Taxidea taxus (Schreber 1777)
Order Carnivora : Family Mustelidae
DESCRIPTION. A rather large, robust, short-legged version of a weasel; body broad and squat; tail short, thick, and bushy, usually shorter than the outstretched hind legs; pelage long and shaggy, especially on back and sides; upperparts grizzled grayish yellow in color; a distinct white stripe from near tip of nose back over top of head to shoulder area, also a white crescent on each side of face just back of eye and another at anterior base of ear, enclosing or outlining a large blackish area; snout and rest of head grayish or blackish; underparts yellowish white; feet blackish; five toes on each foot; front feet large, with claws ≥25 mm in length; hind feet smaller, claws much shorter; skin loose on the body; eyes and ears small; neck short. Dental formula: I 3/3, C 1/1, Pm 3/3, M 1/2 × 2 = 34. Young similar to adults in color and color pattern. External measurements of an adult male: total length, 788 mm; tail, 133 mm; hind foot, 120 mm; of a female, 730-150-114 mm. Weight of adults, 4–10 kg, averaging about 7 kg.
DISTRIBUTION. Distributed throughout much of the state except for the extreme eastern part; may be extending its range eastward as a result of land-clearing operations and increased artificial grasslands.
SUBSPECIES. Taxidea t. berlandieri.
HABITS. American badgers occupy a variety of habitats. They are most common in the prairie and desert sections of the West, but limited numbers occur in the mountains, where individuals have been seen or captured at elevations well above 3,000 m. In general, they occupy the entire range inhabited by ground squirrels and prairie dogs, which they rely on for food. In Texas, they range from sea level, as on Padre Island, to at least 1,500 m (4,921 ft.) in the Davis Mountains.
As evidenced by the disproportionately long front claws, badgers are expert diggers, and their short, powerful front legs can move earth with amazing speed. A badger was encountered on Padre Island as it sought refuge in a shallow burrow in a sandbank. Three people, working frantically with shovels for more than an hour, were soon outdistanced in their attempt to capture the animal.
American badgers do not hibernate, but may sleep through several days of inclement weather, as do skunks and bears, subsisting on stored body fat. They do not experience the physiological changes characteristic of true hibernation (namely, considerably reduced rate of respiration and heartbeat, lowered body temperature, and insensibility). They are frequently seen in winter, particularly on mild days, and in the southern parts of their range they are active throughout the entire year.
The primary food of badgers is ground squirrels and other burrowing mammals such as pocket gophers, kangaroo rats, and cottontails. Badgers catch their prey by "digging out" the burrows, forcing the prey to the end of the burrow, where they are captured. They also eat lizards, birds, eggs, insects, and occasionally carrion.
Badgers are ordinarily solitary except during the mating season. They breed in summer and early autumn. Males are probably polygamous and mate with more than one female. Implantation is delayed until between December and February, and the young are not born until March or April. Litter size ranges from one to five, averaging about three. The young are born in an underground nest and are lightly furred and blind at birth. The eyes open at 4 weeks, and weaning occurs at about 8 weeks of age, when the young are half-grown. The young remain with their mother until late fall, when the family scatters.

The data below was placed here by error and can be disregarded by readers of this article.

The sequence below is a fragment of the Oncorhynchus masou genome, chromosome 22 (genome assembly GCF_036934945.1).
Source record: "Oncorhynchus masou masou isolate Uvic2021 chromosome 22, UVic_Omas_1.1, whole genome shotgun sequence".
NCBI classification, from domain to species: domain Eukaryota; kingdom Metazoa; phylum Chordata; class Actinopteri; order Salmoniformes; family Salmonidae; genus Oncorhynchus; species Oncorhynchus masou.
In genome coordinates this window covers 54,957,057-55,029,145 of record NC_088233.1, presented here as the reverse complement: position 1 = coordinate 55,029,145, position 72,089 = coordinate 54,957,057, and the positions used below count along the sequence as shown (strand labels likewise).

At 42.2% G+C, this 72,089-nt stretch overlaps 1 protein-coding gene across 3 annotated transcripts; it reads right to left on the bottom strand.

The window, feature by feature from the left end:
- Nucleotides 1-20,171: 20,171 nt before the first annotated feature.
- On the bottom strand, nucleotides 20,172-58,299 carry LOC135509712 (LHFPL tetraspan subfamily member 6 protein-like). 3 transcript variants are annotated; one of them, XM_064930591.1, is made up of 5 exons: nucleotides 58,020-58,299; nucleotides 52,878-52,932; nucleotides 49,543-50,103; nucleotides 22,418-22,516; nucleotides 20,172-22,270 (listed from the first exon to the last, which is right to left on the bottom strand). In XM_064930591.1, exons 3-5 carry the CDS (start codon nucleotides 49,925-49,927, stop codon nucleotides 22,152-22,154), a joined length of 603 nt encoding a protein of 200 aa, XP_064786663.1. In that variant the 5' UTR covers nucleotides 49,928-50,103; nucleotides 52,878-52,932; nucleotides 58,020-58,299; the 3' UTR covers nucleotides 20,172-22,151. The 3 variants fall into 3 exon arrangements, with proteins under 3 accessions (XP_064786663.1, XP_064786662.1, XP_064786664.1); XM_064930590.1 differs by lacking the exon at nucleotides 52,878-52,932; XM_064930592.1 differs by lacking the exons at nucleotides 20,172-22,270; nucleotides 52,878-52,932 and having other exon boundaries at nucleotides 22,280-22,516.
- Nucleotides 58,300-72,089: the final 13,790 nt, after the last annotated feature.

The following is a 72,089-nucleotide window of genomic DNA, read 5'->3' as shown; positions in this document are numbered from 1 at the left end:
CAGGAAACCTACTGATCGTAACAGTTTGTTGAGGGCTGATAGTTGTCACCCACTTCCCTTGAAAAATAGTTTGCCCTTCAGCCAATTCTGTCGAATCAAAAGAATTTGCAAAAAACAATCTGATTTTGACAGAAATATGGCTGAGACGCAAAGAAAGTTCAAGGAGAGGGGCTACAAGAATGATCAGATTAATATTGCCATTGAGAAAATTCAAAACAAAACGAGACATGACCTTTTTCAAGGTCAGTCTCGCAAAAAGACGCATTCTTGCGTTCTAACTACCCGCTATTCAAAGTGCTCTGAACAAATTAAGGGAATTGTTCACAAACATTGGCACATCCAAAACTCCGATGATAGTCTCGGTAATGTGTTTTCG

Badgers have few natural predators other than humans. They are notoriously aggressive and are ferocious fighters. Typically, they are more than a match for dogs and large carnivores. In one recorded instance, a badger successfully defended itself in a fight with two coyotes.
The fur of the American badger ordinarily does not command a high price and, because of this, relatively few are trapped. In 2008–2009, fur buyers were not purchasing badger pelts. Data indicate that the population is now increasing except in those parts of the animal's range where poison is used, ostensibly to reduce the population of coyotes
POPULATION STATUS. Common. American badgers are locally abundant at many places in the state, and populations appear to be stable. They have been expanding their range and seem to be reasonably adaptable to human conditions, although land clearing and conversion and habitat fragmentation represent potential threats where development is accelerating.
CONSERVATION STATUS. The IUCN lists the American badger as a species of least concern, and it does not appear on the federal or state lists of concerned species. Reduction of the badger's primary food sources (prairie dogs and ground squirrels), due to increased agricultural land use, is a primary concern for this species. Careful monitoring would be prudent in the future.
From The Mammals of Texas, Seventh Edition by David J. Schmidly and Robert D. Bradley, copyright © 1994, 2004, 2016. Courtesy of the University of Texas Press.